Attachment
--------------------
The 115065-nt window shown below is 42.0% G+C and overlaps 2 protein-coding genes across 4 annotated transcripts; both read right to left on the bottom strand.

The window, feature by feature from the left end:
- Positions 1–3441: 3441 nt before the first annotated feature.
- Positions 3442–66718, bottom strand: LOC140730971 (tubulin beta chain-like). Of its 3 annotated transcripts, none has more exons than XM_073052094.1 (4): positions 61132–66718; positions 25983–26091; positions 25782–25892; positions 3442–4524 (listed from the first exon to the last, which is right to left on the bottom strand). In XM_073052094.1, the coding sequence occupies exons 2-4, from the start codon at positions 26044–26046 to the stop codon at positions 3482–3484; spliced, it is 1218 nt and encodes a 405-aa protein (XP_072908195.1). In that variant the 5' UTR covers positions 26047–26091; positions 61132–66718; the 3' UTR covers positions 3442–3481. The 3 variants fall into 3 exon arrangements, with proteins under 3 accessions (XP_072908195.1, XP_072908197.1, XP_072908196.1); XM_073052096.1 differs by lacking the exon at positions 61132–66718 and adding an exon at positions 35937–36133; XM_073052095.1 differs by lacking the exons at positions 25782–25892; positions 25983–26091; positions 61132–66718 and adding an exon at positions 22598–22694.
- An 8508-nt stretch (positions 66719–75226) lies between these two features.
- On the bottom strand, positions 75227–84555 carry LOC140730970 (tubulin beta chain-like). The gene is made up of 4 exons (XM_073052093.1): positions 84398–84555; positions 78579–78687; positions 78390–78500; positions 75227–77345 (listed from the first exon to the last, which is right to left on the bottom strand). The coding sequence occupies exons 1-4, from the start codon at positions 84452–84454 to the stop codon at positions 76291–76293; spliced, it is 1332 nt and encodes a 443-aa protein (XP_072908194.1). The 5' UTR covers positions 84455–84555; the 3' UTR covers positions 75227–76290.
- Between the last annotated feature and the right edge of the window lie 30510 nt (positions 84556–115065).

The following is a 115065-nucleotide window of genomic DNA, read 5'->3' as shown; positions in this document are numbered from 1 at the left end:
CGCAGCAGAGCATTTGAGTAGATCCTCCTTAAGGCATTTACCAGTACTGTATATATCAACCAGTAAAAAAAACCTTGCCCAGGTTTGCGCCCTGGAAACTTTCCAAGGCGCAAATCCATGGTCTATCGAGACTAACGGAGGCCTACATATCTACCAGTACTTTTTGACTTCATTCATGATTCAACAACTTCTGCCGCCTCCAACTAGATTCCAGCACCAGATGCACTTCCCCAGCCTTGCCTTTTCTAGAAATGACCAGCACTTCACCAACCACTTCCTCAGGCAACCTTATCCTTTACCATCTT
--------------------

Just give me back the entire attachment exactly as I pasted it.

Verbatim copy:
The 115065-nt window shown below is 42.0% G+C and overlaps 2 protein-coding genes across 4 annotated transcripts; both read right to left on the bottom strand.

The window, feature by feature from the left end:
- Positions 1–3441: 3441 nt before the first annotated feature.
- Positions 3442–66718, bottom strand: LOC140730971 (tubulin beta chain-like). Of its 3 annotated transcripts, none has more exons than XM_073052094.1 (4): positions 61132–66718; positions 25983–26091; positions 25782–25892; positions 3442–4524 (listed from the first exon to the last, which is right to left on the bottom strand). In XM_073052094.1, the coding sequence occupies exons 2-4, from the start codon at positions 26044–26046 to the stop codon at positions 3482–3484; spliced, it is 1218 nt and encodes a 405-aa protein (XP_072908195.1). In that variant the 5' UTR covers positions 26047–26091; positions 61132–66718; the 3' UTR covers positions 3442–3481. The 3 variants fall into 3 exon arrangements, with proteins under 3 accessions (XP_072908195.1, XP_072908197.1, XP_072908196.1); XM_073052096.1 differs by lacking the exon at positions 61132–66718 and adding an exon at positions 35937–36133; XM_073052095.1 differs by lacking the exons at positions 25782–25892; positions 25983–26091; positions 61132–66718 and adding an exon at positions 22598–22694.
- An 8508-nt stretch (positions 66719–75226) lies between these two features.
- On the bottom strand, positions 75227–84555 carry LOC140730970 (tubulin beta chain-like). The gene is made up of 4 exons (XM_073052093.1): positions 84398–84555; positions 78579–78687; positions 78390–78500; positions 75227–77345 (listed from the first exon to the last, which is right to left on the bottom strand). The coding sequence occupies exons 1-4, from the start codon at positions 84452–84454 to the stop codon at positions 76291–76293; spliced, it is 1332 nt and encodes a 443-aa protein (XP_072908194.1). The 5' UTR covers positions 84455–84555; the 3' UTR covers positions 75227–76290.
- Between the last annotated feature and the right edge of the window lie 30510 nt (positions 84556–115065).

The following is a 115065-nucleotide window of genomic DNA, read 5'->3' as shown; positions in this document are numbered from 1 at the left end:
CGCAGCAGAGCATTTGAGTAGATCCTCCTTAAGGCATTTACCAGTACTGTATATATCAACCAGTAAAAAAAACCTTGCCCAGGTTTGCGCCCTGGAAACTTTCCAAGGCGCAAATCCATGGTCTATCGAGACTAACGGAGGCCTACATATCTACCAGTACTTTTTGACTTCATTCATGATTCAACAACTTCTGCCGCCTCCAACTAGATTCCAGCACCAGATGCACTTCCCCAGCCTTGCCTTTTCTAGAAATGACCAGCACTTCACCAACCACTTCCTCAGGCAACCTTATCCTTTACCATCTT